This zone is clearly experimental in character - several of the works are presented as documentaries, and can be viewed by only a few visitors at a time. This zone is a mixture of the private and the public - the old and the new. Like a small town in itself, it is a juxtaposition of small machines belonging to a larger organism - sympathies and antipathies are played out through the individual works.
The Red Flag Flies
Zhou Hongxiang’s The Red Flag Flies is like a skyscraper towering over the exhibition landscape. The 25 minutes long video is an exhibition edition of a 70 minute long film. It takes time to immerse oneself in this work. In addition to the length of the video, it has a uniform aspect - many monotonous sequences contribute to the structure - like an enormous building or a mechanical organism. The video employs effective photographical strategies and a split projection surface consisting of two or more image sequences with running commentary. Together, they comprise a series using well-known slogans from recent times. The film shots are surprising, sometimes impartial or matter-of-fact, sometimes humorously staged. The slogans are shouted, and they are all accompanied by a whispered, questioning commentary: “Who shall we welcome?”, “What is political power?”, “What is big?”, “What are the sun and the moon?”, “What is China?”… Nothing escapes this relentless questioning. It starts with a quotation by Mao Zedong about art and the role of art, and ends with the questions “What is modern art?” and “What is a film?”. Between these two extremities a number of slogans and mottos supporting the attitudes and ideas from social and political arenas have been articulated. Together with some of the individual works from The Long March section of this exhibition, Zhou Hongxiang’s work is clearly related to the so-called political pop art movement (1980’s and 1990’s) from Beijing. Nevertheless, Zhou Hongxiang’s matter-of-fact, humorous staging and the relentless round of questions, carries The Red Flag Flies into new territory.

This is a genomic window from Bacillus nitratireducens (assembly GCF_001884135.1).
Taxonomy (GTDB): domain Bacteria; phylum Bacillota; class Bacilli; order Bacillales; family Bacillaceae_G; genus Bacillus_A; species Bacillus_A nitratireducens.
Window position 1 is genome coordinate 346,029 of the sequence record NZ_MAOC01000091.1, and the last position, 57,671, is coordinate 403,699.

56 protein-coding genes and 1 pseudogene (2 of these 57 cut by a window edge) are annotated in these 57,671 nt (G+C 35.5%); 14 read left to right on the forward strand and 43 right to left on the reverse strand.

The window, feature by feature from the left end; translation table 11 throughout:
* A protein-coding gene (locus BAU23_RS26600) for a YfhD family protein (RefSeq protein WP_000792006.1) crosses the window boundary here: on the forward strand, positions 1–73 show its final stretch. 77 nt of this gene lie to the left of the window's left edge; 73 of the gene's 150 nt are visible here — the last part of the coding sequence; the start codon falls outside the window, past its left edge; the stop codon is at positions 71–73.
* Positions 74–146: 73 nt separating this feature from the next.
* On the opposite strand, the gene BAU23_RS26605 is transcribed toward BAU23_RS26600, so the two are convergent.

Sudden Swerve, In Loud Crowds I Dream of Hanging Myself, Bai Ta Ling.